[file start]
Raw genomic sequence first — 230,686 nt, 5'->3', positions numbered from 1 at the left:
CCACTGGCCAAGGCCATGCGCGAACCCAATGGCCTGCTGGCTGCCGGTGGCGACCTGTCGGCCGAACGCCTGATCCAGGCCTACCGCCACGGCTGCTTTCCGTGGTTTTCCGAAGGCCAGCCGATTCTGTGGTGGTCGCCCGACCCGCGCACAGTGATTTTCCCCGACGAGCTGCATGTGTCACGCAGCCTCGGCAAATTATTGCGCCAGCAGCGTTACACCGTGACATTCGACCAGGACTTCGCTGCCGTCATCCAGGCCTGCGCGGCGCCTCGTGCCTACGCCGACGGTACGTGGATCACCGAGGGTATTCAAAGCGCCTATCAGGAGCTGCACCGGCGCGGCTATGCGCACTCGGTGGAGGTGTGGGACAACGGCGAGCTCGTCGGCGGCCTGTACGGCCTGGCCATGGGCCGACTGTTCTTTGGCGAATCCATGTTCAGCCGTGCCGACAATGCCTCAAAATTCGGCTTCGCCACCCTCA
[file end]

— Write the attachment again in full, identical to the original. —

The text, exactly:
Raw genomic sequence first — 230,686 nt, 5'->3', positions numbered from 1 at the left:
CCACTGGCCAAGGCCATGCGCGAACCCAATGGCCTGCTGGCTGCCGGTGGCGACCTGTCGGCCGAACGCCTGATCCAGGCCTACCGCCACGGCTGCTTTCCGTGGTTTTCCGAAGGCCAGCCGATTCTGTGGTGGTCGCCCGACCCGCGCACAGTGATTTTCCCCGACGAGCTGCATGTGTCACGCAGCCTCGGCAAATTATTGCGCCAGCAGCGTTACACCGTGACATTCGACCAGGACTTCGCTGCCGTCATCCAGGCCTGCGCGGCGCCTCGTGCCTACGCCGACGGTACGTGGATCACCGAGGGTATTCAAAGCGCCTATCAGGAGCTGCACCGGCGCGGCTATGCGCACTCGGTGGAGGTGTGGGACAACGGCGAGCTCGTCGGCGGCCTGTACGGCCTGGCCATGGGCCGACTGTTCTTTGGCGAATCCATGTTCAGCCGTGCCGACAATGCCTCAAAATTCGGCTTCGCCACCCTCA